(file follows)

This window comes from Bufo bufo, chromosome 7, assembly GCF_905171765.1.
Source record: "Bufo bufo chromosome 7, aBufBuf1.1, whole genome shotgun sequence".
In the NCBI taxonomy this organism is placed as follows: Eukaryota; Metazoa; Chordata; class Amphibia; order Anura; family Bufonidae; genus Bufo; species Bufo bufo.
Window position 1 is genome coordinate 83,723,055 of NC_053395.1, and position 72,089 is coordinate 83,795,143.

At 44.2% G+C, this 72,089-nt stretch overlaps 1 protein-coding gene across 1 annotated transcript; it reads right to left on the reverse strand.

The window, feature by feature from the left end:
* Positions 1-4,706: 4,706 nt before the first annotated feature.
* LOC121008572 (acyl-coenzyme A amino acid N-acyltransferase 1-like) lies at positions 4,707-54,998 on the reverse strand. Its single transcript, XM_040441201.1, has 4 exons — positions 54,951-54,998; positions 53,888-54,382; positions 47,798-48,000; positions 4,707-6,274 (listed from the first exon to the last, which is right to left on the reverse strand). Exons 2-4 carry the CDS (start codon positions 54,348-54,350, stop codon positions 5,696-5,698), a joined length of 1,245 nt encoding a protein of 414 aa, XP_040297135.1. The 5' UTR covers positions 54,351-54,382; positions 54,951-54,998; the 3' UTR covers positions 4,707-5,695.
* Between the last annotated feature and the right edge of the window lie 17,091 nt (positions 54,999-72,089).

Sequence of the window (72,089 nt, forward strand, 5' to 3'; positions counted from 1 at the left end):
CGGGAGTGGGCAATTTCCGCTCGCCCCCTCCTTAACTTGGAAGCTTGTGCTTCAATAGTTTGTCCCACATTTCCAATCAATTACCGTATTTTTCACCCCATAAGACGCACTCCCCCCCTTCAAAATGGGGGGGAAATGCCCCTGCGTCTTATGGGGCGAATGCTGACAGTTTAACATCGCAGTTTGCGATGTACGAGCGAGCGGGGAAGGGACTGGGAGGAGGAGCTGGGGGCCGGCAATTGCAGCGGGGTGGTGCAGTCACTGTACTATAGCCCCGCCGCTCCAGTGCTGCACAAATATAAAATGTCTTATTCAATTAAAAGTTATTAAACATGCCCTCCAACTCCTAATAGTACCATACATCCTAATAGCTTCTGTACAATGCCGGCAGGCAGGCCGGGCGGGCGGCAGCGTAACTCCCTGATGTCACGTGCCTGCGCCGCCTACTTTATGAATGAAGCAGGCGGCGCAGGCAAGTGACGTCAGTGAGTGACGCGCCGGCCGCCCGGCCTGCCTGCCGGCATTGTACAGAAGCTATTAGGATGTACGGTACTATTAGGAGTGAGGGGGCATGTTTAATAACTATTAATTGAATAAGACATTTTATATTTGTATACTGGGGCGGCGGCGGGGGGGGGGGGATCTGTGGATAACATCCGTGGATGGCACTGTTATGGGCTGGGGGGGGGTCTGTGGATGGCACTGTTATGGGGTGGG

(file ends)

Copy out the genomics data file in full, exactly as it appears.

This window comes from Bufo bufo, chromosome 7, assembly GCF_905171765.1.
Source record: "Bufo bufo chromosome 7, aBufBuf1.1, whole genome shotgun sequence".
In the NCBI taxonomy this organism is placed as follows: Eukaryota; Metazoa; Chordata; class Amphibia; order Anura; family Bufonidae; genus Bufo; species Bufo bufo.
Window position 1 is genome coordinate 83,723,055 of NC_053395.1, and position 72,089 is coordinate 83,795,143.

At 44.2% G+C, this 72,089-nt stretch overlaps 1 protein-coding gene across 1 annotated transcript; it reads right to left on the reverse strand.

The window, feature by feature from the left end:
* Positions 1-4,706: 4,706 nt before the first annotated feature.
* LOC121008572 (acyl-coenzyme A amino acid N-acyltransferase 1-like) lies at positions 4,707-54,998 on the reverse strand. Its single transcript, XM_040441201.1, has 4 exons — positions 54,951-54,998; positions 53,888-54,382; positions 47,798-48,000; positions 4,707-6,274 (listed from the first exon to the last, which is right to left on the reverse strand). Exons 2-4 carry the CDS (start codon positions 54,348-54,350, stop codon positions 5,696-5,698), a joined length of 1,245 nt encoding a protein of 414 aa, XP_040297135.1. The 5' UTR covers positions 54,351-54,382; positions 54,951-54,998; the 3' UTR covers positions 4,707-5,695.
* Between the last annotated feature and the right edge of the window lie 17,091 nt (positions 54,999-72,089).

Sequence of the window (72,089 nt, forward strand, 5' to 3'; positions counted from 1 at the left end):
CGGGAGTGGGCAATTTCCGCTCGCCCCCTCCTTAACTTGGAAGCTTGTGCTTCAATAGTTTGTCCCACATTTCCAATCAATTACCGTATTTTTCACCCCATAAGACGCACTCCCCCCCTTCAAAATGGGGGGGAAATGCCCCTGCGTCTTATGGGGCGAATGCTGACAGTTTAACATCGCAGTTTGCGATGTACGAGCGAGCGGGGAAGGGACTGGGAGGAGGAGCTGGGGGCCGGCAATTGCAGCGGGGTGGTGCAGTCACTGTACTATAGCCCCGCCGCTCCAGTGCTGCACAAATATAAAATGTCTTATTCAATTAAAAGTTATTAAACATGCCCTCCAACTCCTAATAGTACCATACATCCTAATAGCTTCTGTACAATGCCGGCAGGCAGGCCGGGCGGGCGGCAGCGTAACTCCCTGATGTCACGTGCCTGCGCCGCCTACTTTATGAATGAAGCAGGCGGCGCAGGCAAGTGACGTCAGTGAGTGACGCGCCGGCCGCCCGGCCTGCCTGCCGGCATTGTACAGAAGCTATTAGGATGTACGGTACTATTAGGAGTGAGGGGGCATGTTTAATAACTATTAATTGAATAAGACATTTTATATTTGTATACTGGGGCGGCGGCGGGGGGGGGGGGATCTGTGGATAACATCCGTGGATGGCACTGTTATGGGCTGGGGGGGGGTCTGTGGATGGCACTGTTATGGGGTGGG